Revier Gomez (31), who runs a YouTube channel titled “Café Juseyo” with around 280,000 subscribers, creates contents on crimes, security, and police investigations in Korea. The videos, which are created in Spanish, are widely popular in South America. Many comments mention that it would be nice to live in Korea where it’s safe to stay outside until late hours.” Gomez, who previously worked at the Ministry of Legal Affairs in Mexico came across Korea as a country with good security and arrived in Korea to study. He is currently studying for a doctor’s degree in Criminal Psychology at Kyonggi University.
K-pop, dramas, films, and other Korean contents have become globally popular. Interest towards Korean contents naturally deviate to Korea, so there is a growing number of YouTube channels created to meet this demand. While channels created by foreigners targeted Korean viewers by praising Korean contents, more channels are recently portraying diverse aspects of Korea: as a safe place to live, beautiful countryside and general lifestyle of Koreans. “I’m aware that I can get more hits if I create videos based on specific keywords such as BTS, Parasite and Squid Game. But I want to show more diverse aspects to Korea,” YouTubers say.
Bart, a Dutch travel vlogger who runs a YouTube channel titled “igoBart,” is inspired by the Korean countryside. He bikes around the country, showing the rural landscape. The former businessman got interested in Korea when meeting Korean tourists during his trip. The vlogger who is currently residing in Korea, travelled more than 2,000 kilometers over the last two months. “I was interested in Korean society and history, particularly majoring in geography,” he said. “I want to create educational contents that are different from others. It’s rewarding to share the beauty of the Korean countryside and kindness of the people.”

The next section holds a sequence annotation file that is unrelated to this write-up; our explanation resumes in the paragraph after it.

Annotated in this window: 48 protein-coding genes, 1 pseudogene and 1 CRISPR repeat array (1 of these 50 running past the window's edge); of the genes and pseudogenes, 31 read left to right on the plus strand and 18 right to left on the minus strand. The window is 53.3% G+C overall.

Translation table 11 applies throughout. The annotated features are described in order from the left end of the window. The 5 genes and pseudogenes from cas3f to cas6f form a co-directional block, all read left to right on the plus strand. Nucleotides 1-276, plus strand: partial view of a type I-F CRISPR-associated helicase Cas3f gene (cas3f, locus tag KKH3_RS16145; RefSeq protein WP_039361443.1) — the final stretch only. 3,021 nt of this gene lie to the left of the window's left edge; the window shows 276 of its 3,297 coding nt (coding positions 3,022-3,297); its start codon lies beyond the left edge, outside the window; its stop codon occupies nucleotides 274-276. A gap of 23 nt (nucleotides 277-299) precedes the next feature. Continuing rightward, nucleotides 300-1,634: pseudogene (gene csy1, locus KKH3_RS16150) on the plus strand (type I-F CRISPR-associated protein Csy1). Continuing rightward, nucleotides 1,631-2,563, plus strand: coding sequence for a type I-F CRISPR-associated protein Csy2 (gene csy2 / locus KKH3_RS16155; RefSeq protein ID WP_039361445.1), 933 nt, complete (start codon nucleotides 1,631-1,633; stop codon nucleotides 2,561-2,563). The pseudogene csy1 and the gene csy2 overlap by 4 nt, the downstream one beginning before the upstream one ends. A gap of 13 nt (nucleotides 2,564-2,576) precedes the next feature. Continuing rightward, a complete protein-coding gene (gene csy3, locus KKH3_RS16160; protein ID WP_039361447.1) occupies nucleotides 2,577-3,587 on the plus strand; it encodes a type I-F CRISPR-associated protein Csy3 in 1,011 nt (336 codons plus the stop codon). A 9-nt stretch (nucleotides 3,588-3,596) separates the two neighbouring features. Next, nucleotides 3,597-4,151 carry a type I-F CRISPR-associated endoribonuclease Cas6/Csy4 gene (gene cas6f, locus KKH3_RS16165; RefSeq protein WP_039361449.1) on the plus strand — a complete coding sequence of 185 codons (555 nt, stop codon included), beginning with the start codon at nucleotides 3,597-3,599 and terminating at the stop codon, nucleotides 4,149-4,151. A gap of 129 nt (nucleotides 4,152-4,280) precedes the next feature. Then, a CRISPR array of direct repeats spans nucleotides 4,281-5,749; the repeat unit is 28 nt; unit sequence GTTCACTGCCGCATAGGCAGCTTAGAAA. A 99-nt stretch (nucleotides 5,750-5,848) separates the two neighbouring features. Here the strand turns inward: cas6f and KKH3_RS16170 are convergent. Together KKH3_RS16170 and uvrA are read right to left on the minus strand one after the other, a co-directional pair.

French YouTuber Jake, who runs a channel titled “Jake the Korean Dream” with 110,000 subscribers, shares glimpses of his life in Seoul. He details his office life while working for a start-up in Korea for those who are aspiring to work in Korea. Amanda from Brazil is running the channel “Oh, My friend!” with 430,000 subscribers. He interviews Koreans to ask about their life, personal relationships, and fashion trends. “There is a rapidly growing number of people who are interested in what Korea is really like, in addition to K-pop and films,” said Jake. “I am working to create more contents to meet this rising demand.”